They talked while they were getting dressed.
She told him the police were in and out of the house all day yesterday investigating the explosion, questioning her, the help, Andres, mostly Andres. Their tone wasn’t suspicious but their questions were, trying to find out what Andres was into, if Dominican revolutionary or anti-government factions had ever threatened him before. Moran let her tell what she knew, Mary standing at the mirror brushing her hair.
Then he told her about Jiggs Scully in the Mutiny Bar, and she put the brush down and stood very still. Moran ended with a flat statement.
“He knows Andres has at least a couple million hidden in the house. He wants us to tell him where it is. If we do he’ll go in, take the money and he’ll kill Andres, as a favor.”
She said, “A favor,” wide-eyed.
“We sail off into the sunset and live happily ever after.”
The room was as silent as he could remember a room being silent, going back to when he was a little boy lying in bed during his afternoon nap, wide awake. Mary walked to a chair but didn’t sit down; she turned to Moran again. He was sitting on the side of the bed with a tennis shoe in his hand.
“I have to tell him,” Mary said.
He gave her time.
“You understand that, don’t you? I have to.”
“The only thing I’m sure of,” Moran said, “somebody’s trying to use us. A guy talks to me out of the side of his mouth like I’m one of the boys. Why? As far as he knows I’m a decent, law-abiding citizen. It’s true you and I happen to have something going-”
“That’s quaint, George. Something going.”
“Something special, soon to be-you know-out in the open, aboveboard. Let me just tell you the rest, okay? The question is, first, why would he think we’d go along?”
“That’s right, he’d be taking a chance,” Mary said.
“A big one. But let’s say we do. We tell Jiggs where the money’s hidden and close our eyes. What happens then?”
“You just said-he’ll kill Andres.”
“Are we positive?”
Mary frowned, shaking her head. “I don’t understand.”
“What if the whole thing’s your husband’s idea?”
She hesitated now. “You think Andres is using Scully?”
“You go to your husband and tell him his life’s in danger. What’s the first thing he asks you?”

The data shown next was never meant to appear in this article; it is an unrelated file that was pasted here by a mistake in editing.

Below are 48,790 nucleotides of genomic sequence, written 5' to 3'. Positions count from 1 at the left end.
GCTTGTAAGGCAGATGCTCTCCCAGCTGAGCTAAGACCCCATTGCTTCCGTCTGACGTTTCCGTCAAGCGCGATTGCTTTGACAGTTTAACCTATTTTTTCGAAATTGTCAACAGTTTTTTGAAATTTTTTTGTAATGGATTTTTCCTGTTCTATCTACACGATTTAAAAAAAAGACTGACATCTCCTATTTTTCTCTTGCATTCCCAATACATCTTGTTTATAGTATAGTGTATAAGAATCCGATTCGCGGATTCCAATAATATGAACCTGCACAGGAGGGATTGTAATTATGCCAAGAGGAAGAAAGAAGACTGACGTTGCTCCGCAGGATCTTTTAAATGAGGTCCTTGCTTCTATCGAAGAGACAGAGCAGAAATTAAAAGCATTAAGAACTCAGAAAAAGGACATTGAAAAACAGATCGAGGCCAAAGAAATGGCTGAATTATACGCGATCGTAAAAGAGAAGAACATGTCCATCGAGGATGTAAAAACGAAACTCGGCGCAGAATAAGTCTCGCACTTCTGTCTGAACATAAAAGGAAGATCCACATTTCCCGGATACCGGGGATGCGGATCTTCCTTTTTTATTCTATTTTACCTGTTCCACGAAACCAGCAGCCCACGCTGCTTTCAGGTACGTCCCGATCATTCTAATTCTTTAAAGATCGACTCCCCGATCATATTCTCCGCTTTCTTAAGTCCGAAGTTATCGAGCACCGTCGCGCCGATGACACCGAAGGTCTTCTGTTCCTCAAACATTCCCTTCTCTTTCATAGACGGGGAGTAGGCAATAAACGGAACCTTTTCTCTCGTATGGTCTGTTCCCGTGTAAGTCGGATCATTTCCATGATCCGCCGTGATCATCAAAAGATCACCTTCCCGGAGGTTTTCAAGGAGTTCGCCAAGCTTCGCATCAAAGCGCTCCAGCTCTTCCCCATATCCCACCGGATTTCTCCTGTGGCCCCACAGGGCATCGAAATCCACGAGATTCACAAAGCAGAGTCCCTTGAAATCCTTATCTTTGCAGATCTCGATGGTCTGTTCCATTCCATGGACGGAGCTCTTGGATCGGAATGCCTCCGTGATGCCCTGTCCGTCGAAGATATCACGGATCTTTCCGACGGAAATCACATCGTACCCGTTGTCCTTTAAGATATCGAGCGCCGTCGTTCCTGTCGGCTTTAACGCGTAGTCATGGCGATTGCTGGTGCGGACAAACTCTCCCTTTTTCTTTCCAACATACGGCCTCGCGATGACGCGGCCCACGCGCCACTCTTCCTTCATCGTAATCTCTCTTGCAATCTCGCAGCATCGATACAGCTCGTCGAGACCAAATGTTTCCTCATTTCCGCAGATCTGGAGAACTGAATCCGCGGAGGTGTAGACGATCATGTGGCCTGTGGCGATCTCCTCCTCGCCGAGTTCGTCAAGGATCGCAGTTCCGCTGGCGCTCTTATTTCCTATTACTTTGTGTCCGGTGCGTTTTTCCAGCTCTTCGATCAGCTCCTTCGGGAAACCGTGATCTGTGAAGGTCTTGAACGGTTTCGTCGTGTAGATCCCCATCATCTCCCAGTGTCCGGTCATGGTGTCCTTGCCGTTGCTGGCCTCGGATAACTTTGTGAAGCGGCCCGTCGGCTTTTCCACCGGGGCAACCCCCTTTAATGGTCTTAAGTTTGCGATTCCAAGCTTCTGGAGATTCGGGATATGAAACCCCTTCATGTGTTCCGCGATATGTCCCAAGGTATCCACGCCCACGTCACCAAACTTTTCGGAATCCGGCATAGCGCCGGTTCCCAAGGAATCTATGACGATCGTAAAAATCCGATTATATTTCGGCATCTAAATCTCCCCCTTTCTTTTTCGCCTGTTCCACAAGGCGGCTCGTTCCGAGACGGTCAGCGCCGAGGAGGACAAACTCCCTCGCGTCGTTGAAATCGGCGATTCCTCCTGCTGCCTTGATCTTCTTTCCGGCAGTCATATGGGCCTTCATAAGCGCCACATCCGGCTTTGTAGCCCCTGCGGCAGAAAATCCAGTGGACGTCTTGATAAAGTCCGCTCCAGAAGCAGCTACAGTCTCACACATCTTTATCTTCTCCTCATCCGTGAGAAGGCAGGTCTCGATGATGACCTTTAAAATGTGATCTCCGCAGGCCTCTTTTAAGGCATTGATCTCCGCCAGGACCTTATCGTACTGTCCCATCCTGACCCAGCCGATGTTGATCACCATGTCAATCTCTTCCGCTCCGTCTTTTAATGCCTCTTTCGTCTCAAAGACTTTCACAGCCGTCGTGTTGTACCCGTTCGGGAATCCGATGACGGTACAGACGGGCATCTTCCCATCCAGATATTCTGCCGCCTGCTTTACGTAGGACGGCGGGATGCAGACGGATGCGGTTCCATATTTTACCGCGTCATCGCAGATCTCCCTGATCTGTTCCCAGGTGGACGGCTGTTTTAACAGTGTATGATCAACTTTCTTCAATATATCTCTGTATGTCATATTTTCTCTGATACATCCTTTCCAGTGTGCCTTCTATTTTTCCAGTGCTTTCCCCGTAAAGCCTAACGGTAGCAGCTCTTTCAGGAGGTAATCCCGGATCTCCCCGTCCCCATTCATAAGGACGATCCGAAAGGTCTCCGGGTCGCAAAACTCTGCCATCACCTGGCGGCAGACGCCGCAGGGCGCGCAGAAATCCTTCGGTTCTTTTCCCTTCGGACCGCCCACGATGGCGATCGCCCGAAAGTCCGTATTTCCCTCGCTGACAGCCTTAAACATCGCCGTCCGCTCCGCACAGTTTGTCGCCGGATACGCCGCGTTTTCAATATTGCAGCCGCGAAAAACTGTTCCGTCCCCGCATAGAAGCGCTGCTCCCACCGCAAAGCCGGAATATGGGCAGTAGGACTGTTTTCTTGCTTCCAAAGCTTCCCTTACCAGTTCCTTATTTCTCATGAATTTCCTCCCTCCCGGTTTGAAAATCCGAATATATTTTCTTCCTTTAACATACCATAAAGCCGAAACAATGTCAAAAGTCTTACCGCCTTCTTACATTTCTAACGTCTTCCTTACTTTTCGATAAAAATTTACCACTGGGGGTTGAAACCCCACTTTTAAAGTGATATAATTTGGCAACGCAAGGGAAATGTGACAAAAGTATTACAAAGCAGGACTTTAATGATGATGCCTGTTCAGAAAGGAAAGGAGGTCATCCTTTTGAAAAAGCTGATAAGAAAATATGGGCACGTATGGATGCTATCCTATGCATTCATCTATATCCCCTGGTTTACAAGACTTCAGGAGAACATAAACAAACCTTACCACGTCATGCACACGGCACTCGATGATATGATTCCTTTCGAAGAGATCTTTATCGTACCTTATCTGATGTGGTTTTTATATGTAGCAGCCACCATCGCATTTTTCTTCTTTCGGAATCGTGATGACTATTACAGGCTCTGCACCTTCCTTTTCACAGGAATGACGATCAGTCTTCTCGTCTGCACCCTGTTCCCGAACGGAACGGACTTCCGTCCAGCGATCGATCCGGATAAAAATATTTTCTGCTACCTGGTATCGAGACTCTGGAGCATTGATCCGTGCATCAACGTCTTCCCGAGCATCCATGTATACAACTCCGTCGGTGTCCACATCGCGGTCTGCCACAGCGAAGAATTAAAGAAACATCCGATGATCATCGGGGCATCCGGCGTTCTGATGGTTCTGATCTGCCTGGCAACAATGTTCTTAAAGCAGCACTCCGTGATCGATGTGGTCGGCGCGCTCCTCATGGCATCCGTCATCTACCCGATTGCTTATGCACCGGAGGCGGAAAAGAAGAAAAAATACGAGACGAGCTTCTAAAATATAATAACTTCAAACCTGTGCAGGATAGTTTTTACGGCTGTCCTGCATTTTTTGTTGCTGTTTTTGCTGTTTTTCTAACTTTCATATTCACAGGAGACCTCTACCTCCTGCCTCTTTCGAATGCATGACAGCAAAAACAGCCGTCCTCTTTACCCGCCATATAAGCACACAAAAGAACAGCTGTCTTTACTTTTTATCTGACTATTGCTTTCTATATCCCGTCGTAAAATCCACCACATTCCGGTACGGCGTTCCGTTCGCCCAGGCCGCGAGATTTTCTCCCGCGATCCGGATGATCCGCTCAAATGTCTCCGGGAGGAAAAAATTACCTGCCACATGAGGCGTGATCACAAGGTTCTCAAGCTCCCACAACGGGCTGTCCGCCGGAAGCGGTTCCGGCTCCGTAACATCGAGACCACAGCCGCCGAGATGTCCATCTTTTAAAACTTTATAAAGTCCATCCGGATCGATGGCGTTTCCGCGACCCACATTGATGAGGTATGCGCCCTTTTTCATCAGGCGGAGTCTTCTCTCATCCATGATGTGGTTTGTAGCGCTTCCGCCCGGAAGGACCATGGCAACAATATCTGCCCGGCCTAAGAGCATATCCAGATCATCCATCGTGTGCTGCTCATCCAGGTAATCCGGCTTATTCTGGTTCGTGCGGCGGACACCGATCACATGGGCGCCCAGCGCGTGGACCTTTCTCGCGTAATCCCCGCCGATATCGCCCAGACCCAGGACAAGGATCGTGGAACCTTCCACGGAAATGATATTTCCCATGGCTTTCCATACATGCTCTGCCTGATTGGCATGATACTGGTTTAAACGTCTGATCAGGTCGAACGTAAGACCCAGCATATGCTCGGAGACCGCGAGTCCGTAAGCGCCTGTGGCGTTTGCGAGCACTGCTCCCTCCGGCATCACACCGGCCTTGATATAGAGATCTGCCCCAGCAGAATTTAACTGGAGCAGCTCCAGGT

“God, you’re right.”
“You didn’t hear it at the Dadeland shopping mall. But say you tell him,” Moran said, “and now it’s confirmed, Andres knows we’ve been seeing each other. What does he do then?” He saw a different look come into Mary’s eyes. “You know him better than I do, but he doesn’t seem the type that loses gracefully. What does he do to you when you tell him?”
Mary’s reaction surprised him: the look of calm that came into her eyes as she listened.
“You’re right, it sounds like him. It’s the roundabout way he thinks… the son of a bitch.” She sat down in the chair, thoughtful.
“But we aren’t sure,” Moran said. “There’s the matter of your dock blowing up. Would Andres go that far?”
Mary shook her head. “No, he’s not gonna do something that makes him look vulnerable. Unless-why would it have to be part of Andres’s scheme?”
“All I know is,” Moran told her, “Jiggs said he’d make the hit look political. Like some revolutionary group out to get your husband… But why does he tell me all this if there’s a good chance I’m gonna tell you and you’re gonna tell Andres?”
She said, “He must be awfully sure we’d go along. Or it’s worth the chance. He can always deny it. Which brings us back to the only question that means anything. Do I tell Andres or not?”
Mary looked like a young girl sitting in the chair, biting her lower lip now, though more preoccupied than frightened: an imaginative girl wondering how to tell her parents she was pregnant.
She said, “If something did happen to Andres…”
He said, “Mary, we don’t need help. We don’t have to hope he gets a heart attack or falls off his boat. All we have to do is walk away.”
She said, “I know. I’m not hoping for anything like that,” and looked at him with clear eyes. “But it would be nice, wouldn’t it?”